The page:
Turbulence strong enough to catapult unbuckled passengers and crew around the aircraft cabin could become twice or even three times as common because of climate change, according to a new study from the University of Reading published in Advances in Atmospheric Sciences (AAS). The study is the first ever to examine the future of severe turbulence, which causes planes to undergo random up-and-down motions that are stronger than gravity. Passengers are forced violently against their seat belts, any unsecured objects are tossed about, and food service and walking are impossible. The study examines several different turbulence strength levels, to investigate how they will each change in future. The results show that the average amount of light turbulence in the atmosphere will increase by 59%, with light-to-moderate turbulence increasing by 75%, moderate by 94%, moderate-to-severe by 127%, and severe by 149%.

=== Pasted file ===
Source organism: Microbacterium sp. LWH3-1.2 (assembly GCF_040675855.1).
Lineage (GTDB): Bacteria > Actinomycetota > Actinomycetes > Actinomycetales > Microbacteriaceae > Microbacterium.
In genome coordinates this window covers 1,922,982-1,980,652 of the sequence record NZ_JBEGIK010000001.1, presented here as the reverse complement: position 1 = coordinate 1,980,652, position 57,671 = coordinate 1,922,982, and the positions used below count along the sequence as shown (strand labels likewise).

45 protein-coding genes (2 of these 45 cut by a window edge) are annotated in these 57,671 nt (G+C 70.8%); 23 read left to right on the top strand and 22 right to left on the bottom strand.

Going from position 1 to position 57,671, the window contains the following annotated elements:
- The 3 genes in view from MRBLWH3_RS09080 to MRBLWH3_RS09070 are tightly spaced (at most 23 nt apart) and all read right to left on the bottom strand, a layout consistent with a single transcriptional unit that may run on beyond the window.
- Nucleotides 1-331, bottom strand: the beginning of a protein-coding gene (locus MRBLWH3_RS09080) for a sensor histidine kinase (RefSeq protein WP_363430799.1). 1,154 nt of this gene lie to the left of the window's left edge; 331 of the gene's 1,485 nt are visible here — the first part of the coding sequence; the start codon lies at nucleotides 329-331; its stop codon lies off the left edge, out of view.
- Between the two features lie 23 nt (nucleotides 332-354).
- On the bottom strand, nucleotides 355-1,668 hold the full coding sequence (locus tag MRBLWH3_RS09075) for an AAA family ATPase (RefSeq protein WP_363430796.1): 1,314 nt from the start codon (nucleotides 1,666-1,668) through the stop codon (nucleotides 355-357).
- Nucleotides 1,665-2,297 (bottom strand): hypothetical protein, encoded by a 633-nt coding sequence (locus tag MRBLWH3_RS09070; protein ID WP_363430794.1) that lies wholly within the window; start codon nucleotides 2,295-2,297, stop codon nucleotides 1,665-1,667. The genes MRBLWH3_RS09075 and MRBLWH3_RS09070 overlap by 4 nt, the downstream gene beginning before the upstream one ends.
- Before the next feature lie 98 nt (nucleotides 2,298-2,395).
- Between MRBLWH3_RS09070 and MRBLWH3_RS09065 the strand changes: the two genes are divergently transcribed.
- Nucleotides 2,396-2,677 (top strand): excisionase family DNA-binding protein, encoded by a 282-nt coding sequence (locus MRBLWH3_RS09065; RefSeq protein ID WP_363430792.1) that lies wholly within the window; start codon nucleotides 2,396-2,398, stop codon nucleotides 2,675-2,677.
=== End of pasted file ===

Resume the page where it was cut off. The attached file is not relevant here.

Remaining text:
From University of Reading Photo Credit John Vlahakis